Sometimes the path one takes isn’t the one that leads to the future. For Chris Feneli, the path he took into an engineering career took a sharp turn — right into an insurance career.
A surprising outcome for Feneli, senior director at NFP in New York City. But it’s one that Feneli says is the best fit for his personality. Perhaps more surprising was his own revelation about engineering. “I got an engineering degree and decided I wanted nothing to do with being an engineer for the rest of my life.”
Not that he hadn’t had opportunity — Feneli says he was provided a number of summer internships, and he was intrigued by the idea of creating solutions and efficiencies. Yet it was during one of those internships that he realized the job wasn’t a great fit. He envisioned days in the field interacting with people and examining issues and seeing how things were built.
Instead, he says that for every day in the field, “it felt like there was a week back in the office behind a computer screen, working through numbers and programs and design and analysis. With my personality, I needed more of that personal interaction. It opened my eyes.”
So in 2005, he followed friends and family into the insurance business. He says his story is fairly typical of those who are in the business. “Very few people plan to be here.”
He started working for a large company in their wholesale division, which he says helped his career get off the ground. “Starting on the wholesale side was a great way to learn the business,” says Feneli. “It was a big company with a robust training program, and it allowed me to jump in and get my feet wet.”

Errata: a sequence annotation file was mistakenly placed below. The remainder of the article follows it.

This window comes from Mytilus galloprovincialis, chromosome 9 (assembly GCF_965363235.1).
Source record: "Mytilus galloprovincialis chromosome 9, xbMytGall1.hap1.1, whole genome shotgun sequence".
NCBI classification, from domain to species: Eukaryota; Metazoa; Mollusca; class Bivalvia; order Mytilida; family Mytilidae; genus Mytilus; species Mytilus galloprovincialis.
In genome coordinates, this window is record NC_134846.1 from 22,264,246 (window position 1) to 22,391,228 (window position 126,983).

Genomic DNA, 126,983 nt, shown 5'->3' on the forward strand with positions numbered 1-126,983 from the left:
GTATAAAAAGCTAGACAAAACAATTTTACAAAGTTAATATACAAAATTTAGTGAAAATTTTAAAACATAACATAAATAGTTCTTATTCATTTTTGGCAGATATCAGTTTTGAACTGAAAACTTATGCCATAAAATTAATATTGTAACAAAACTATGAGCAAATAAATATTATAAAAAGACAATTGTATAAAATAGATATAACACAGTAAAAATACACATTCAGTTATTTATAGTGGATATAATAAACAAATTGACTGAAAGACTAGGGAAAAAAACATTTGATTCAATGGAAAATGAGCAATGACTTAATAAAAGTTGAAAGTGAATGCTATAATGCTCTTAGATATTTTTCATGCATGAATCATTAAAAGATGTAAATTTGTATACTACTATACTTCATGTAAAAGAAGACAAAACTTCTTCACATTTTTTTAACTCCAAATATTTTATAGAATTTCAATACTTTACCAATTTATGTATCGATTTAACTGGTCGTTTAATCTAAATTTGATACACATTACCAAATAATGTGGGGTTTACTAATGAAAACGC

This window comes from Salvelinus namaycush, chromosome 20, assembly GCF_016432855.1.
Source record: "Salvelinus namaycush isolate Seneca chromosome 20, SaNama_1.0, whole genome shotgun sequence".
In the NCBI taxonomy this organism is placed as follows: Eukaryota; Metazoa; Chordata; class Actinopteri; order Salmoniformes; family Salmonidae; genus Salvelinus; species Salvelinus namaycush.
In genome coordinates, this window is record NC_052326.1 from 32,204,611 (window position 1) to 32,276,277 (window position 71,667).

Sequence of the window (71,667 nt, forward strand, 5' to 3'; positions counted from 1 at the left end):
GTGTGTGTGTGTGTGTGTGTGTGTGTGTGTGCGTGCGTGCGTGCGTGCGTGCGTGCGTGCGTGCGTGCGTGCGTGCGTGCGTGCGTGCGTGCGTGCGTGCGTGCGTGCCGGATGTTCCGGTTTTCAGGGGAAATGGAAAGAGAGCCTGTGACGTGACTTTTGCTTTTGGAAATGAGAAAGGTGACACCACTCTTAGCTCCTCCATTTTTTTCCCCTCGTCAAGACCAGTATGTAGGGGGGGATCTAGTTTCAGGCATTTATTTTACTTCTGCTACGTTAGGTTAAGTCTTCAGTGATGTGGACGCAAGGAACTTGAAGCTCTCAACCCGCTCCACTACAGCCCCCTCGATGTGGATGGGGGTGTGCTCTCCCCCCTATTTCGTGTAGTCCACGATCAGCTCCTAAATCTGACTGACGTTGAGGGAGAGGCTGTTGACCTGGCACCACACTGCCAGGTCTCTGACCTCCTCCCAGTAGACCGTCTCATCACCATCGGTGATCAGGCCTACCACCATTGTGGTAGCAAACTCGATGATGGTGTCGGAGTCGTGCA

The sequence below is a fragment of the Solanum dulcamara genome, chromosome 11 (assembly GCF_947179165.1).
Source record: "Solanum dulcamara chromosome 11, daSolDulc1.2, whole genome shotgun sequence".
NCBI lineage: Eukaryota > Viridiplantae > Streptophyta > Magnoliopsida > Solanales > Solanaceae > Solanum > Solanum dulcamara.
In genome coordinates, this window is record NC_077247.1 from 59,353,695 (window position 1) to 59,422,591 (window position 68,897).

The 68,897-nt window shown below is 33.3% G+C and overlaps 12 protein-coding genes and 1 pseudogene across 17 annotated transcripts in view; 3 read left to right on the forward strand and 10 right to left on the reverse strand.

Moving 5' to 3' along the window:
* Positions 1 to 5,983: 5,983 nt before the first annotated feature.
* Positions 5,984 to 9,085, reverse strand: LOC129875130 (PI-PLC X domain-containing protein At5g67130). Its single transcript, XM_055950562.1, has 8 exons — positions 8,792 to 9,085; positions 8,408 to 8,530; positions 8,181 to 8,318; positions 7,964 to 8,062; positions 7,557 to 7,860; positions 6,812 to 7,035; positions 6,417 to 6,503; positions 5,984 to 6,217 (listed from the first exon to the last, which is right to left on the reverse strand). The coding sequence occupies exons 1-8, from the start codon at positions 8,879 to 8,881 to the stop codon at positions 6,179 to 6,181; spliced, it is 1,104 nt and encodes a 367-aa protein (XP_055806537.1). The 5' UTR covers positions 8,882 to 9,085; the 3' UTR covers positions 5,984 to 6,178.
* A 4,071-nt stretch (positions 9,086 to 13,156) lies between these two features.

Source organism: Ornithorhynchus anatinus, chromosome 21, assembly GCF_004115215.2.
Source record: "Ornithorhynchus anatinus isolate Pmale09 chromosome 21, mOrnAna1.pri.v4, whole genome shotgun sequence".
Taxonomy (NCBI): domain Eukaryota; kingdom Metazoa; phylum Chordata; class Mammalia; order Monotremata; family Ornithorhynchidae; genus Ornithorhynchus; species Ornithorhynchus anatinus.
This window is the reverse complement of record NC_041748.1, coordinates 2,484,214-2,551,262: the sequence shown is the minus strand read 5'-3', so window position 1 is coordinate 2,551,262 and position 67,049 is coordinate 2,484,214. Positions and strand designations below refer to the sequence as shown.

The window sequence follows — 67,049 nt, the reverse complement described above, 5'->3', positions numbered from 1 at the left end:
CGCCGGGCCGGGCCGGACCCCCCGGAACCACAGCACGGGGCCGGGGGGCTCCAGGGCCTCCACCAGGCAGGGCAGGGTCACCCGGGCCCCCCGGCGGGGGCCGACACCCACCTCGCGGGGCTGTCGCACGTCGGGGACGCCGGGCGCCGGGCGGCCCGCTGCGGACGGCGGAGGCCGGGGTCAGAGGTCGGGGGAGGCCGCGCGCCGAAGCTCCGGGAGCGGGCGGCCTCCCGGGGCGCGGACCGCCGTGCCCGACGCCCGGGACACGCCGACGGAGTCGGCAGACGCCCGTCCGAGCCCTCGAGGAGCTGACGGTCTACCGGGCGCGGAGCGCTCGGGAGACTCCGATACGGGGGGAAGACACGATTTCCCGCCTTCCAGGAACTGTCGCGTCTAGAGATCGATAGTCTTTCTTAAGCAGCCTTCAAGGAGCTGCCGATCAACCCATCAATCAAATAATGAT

In that position, Feneli would call on clients regularly. In one case, the connection turned into another career-changing moment. “One of the firms I called on was young guys who had a growing, successful (insurance consulting) business, and we hit it off. I liked the idea of partnering with them, but seeing the more well-rounded picture of what our clients are facing versus just having a small sampling of products that I was responsible for talking about.”
So in 2008, Feneli moved to consulting. It’s been a good move — today, Feneli is a senior director, overseeing account teams in the state of New York that are responsible for $50 million in revenue. It’s a place the 34-year-old didn’t expect to be, particularly given his earlier career aspirations and shift in direction. “I’ve always thought I was fairly intelligent and able to identify opportunities and take advantage of them,” but Feneli says even so, he’s surprised at how far he’s come in such a short time.
He speaks of that accomplishment with awe — when he has time. “I work for one of the five largest consulting firms in the country when it comes to employee benefits. Being in charge of all of our account teams in the state of New York is certainly something that, when there’s a little time to reflect, I think in a fairly short period of time, I’m in a position where I have quite a bit of authority and responsibility. That’s not something I take lightly, and it’s something I hope is a reflection of the hard work, energy and passion I put into the business.”